DIABALY, Mali French troops took control Monday of the Malian town of Diabaly, patrolling the streets in armored personnel carriers and inspecting the charred remains of a pickup with mounted machine gun left behind by the fleeing militants.
The armed Islamist fighters seized Diabaly a week ago but left after days of being pounded by French airstrikes, marking the first tangible victory by the French intervention forces.
The military operation is aimed at stopping the Islamists from encroaching toward the capital in Mali’s south from their strongholds in the vast, desert north of Mali.
Diabaly fell into rebel hands Jan. 14, and residents said those who fled were forced to escape on foot through rice fields. The Islamist fighters had insinuated themselves with civilians before leaving, though there was a possibility that some had remained. Malian soldiers on Diabaly’s outskirts set up roadblocks and checked identify papers of travelers.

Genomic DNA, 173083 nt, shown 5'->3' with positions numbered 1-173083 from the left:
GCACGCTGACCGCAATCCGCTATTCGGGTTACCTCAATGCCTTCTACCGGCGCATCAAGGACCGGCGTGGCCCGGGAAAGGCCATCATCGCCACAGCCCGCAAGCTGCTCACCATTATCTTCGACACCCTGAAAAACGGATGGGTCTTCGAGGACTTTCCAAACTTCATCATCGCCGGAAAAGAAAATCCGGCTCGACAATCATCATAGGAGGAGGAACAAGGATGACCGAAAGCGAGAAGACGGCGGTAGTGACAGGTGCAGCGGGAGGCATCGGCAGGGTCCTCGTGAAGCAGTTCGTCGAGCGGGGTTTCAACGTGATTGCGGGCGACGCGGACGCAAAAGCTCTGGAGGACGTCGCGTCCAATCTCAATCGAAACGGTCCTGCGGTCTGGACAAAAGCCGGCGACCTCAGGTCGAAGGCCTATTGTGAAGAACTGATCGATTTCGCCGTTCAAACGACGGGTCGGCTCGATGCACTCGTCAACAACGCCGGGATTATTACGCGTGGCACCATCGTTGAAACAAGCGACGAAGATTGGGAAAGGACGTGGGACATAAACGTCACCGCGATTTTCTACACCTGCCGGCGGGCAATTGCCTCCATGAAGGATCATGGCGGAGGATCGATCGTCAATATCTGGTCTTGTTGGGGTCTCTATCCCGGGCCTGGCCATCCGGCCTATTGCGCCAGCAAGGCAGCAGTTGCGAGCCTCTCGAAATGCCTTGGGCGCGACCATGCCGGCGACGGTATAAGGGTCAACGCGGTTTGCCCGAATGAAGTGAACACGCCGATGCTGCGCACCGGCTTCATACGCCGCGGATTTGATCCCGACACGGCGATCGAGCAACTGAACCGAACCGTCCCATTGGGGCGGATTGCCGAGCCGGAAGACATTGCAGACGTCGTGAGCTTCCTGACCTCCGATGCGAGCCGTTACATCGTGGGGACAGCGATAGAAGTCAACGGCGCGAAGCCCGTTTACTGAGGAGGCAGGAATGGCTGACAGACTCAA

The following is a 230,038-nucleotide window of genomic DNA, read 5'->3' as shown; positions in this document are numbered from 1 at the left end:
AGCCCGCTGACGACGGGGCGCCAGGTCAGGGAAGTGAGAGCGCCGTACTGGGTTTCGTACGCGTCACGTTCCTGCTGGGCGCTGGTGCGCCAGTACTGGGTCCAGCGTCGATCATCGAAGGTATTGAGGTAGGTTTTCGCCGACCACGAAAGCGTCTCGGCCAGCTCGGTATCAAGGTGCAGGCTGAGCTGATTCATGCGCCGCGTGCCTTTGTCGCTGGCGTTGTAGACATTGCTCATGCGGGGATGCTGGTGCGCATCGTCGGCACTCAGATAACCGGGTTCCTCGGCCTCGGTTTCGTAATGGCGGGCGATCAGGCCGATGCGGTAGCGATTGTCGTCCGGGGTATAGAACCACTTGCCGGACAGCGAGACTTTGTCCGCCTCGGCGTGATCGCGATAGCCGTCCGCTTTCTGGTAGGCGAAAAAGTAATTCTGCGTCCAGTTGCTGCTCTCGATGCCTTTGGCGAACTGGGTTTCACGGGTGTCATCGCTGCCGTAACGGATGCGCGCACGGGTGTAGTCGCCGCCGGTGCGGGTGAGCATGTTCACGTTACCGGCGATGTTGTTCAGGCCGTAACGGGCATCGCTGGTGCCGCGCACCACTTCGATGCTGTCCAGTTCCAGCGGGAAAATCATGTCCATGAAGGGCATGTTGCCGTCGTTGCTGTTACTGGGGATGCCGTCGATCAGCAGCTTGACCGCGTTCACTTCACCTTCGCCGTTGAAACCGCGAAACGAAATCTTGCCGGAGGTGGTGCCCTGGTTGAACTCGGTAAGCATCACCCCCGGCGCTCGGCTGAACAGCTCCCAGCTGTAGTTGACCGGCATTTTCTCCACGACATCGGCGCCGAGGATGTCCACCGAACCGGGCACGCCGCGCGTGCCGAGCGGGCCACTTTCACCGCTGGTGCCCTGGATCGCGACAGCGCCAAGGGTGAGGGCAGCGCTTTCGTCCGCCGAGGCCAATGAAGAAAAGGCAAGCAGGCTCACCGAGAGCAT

“The reason this took so long, and what prevented the French planes from completely destroying these people [Islamists] is that they were hiding among the population,” said Gaoussou Kone, 34, the head of a local youth association. “In order to avoid human loss, the French were not able to strike them directly.”
Associated Press reporters saw French troops in camouflage uniforms take up positions in front of a Malian military camp in the town.
Islamists had seized the town just days after the French began their military operation Jan. 11. Diabaly marked the southernmost town under the control of the Islamists.